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Thursday, August 19, 2010

I don't need a study to tell me that 1 million children are misdiagnosed with ADHD

I don't need a study to tell me that 1 million children are misdiagnosed with ADHD.  My daughter could have easily been one of those children.  This post written a year after we started homeschooling tells what she was like at the time. If the Kindergarten and first grade teacher got their way, she would have been put on Ritalin to make their lives easier.

Sure, she was a handful.  She was certainly the youngest in her class, which the study pointed out was the main reason for misdiagnosis.  A child who is a full 11 months younger than the oldest child is going to act a year younger.  They are going to be baby-like in comparison and more physically active.  As we had moved from NY to Atlanta, she had started school at a younger age than most children and her summer birthday allowed her to squeak into a Kindergarten class younger than most kids.

Her immaturity read as hyperactivity and inattention.  But I knew better.  Even if I was wrong, I knew I could handle the issues one-on-one that a teacher could not handle in a full classroom.  By working with her one-on-one, I also learned that  she didn't learn like most kids.  She was truly a Right-Brained Child in a Left-Brained World. Giving her ritalin would have never "corrected" this.  It wasn't meant to be corrected, it is meant to be worked with.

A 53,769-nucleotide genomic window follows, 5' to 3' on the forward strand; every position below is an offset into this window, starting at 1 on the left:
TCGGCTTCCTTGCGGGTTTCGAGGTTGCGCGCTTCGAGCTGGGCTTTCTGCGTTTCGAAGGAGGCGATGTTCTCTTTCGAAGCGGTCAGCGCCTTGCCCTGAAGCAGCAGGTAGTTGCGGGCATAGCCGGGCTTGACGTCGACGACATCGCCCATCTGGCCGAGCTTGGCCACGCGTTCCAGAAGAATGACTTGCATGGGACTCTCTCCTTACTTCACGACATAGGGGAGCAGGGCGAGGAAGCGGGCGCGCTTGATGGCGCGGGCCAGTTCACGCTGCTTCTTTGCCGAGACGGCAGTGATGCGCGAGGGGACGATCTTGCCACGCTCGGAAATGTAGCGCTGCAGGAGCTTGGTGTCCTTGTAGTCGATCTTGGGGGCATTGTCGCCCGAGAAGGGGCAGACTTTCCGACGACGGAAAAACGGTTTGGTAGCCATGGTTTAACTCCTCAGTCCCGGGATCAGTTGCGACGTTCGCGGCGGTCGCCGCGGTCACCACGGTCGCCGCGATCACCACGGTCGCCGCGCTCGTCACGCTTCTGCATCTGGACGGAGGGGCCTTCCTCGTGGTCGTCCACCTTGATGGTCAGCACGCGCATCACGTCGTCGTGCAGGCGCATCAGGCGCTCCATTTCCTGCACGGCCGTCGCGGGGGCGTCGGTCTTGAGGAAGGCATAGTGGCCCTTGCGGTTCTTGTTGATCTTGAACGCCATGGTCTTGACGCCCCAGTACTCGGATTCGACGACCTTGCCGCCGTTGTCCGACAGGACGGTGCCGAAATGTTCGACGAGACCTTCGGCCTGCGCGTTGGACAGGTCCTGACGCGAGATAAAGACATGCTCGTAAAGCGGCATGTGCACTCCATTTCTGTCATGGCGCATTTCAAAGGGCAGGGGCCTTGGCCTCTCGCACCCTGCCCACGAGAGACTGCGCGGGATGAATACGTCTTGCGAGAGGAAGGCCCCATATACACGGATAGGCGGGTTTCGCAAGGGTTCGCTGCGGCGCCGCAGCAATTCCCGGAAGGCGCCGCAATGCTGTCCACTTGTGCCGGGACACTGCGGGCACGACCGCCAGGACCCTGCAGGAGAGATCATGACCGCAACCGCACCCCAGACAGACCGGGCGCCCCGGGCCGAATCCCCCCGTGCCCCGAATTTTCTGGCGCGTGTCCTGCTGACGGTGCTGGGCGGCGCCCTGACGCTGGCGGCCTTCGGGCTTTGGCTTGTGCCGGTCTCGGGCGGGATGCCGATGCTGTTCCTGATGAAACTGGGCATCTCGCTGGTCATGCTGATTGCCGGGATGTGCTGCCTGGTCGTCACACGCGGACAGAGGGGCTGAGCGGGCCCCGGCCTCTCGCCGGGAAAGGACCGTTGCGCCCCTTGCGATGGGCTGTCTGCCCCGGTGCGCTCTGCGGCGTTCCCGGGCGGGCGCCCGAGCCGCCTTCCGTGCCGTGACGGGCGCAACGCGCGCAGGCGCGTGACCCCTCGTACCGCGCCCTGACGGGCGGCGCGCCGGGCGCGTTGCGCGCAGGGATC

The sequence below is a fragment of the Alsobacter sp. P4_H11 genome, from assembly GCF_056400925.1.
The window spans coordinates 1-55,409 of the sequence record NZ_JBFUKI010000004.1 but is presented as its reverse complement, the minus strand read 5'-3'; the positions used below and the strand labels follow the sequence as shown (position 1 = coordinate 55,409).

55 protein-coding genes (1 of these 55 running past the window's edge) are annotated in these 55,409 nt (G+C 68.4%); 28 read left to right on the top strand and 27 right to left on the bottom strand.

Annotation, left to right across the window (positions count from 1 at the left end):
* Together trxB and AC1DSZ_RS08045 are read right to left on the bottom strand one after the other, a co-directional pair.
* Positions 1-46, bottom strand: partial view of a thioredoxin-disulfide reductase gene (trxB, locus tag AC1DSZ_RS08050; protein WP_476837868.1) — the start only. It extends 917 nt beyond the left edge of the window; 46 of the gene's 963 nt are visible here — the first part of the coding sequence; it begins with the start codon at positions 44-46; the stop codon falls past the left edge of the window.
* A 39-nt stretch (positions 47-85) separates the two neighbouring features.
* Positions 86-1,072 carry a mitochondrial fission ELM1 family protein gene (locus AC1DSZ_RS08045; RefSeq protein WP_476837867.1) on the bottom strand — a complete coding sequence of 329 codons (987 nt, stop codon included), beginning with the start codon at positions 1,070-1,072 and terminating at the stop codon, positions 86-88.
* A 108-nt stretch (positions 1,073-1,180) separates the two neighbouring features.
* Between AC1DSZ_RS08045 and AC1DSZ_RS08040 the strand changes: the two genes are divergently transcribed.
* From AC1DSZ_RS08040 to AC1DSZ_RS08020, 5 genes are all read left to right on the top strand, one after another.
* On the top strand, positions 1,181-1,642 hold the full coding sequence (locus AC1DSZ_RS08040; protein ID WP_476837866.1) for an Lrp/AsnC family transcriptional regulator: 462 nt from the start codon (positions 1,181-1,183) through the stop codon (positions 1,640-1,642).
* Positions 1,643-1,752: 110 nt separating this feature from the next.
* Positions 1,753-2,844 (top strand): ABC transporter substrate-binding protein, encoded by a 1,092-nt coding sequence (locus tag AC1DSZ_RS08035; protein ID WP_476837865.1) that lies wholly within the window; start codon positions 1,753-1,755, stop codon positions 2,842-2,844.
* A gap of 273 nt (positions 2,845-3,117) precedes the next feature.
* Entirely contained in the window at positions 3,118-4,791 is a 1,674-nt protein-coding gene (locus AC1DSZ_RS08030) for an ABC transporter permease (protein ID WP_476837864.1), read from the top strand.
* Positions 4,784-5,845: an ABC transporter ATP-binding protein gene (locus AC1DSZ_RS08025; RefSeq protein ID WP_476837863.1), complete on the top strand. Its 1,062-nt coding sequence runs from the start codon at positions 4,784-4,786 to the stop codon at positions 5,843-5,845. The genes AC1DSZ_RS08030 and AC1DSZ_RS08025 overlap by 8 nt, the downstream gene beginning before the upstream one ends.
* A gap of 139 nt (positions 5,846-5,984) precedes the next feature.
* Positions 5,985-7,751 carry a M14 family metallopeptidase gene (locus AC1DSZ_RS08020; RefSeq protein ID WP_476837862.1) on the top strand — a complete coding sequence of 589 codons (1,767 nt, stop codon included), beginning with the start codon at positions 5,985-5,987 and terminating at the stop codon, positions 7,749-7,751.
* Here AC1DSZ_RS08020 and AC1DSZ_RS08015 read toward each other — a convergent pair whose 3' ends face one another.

I am so glad I never accepted the diagnosis and that my beautiful teenage daughter was allowed to mature on her own, without medication.

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1 comment:

Catherine said...

Homeschooling is perfect for potentially ADHD kids. I'm an MD, and I believe the diagnosis is real, but I also know that it's over-treated. My son has dyslexia and is a wiggly 12 year old. I'm sure someone would have recommended evaluation for ADHD if he was in school. Here at home, I just have him run around the house then drink a cup of coffee if I need him to sit down for more than 10 minutes at a time. Besides, that teaches him that he can control his attention issues. He knows he has a short attention span, but he's learning to take responsibility for it. (If things were severe, I would definitely use medication, but they're not.) You can't do stuff like that in a school setting, which is a shame.

Thanks for your thoughts on this topic. And best wishes for your daughter this year!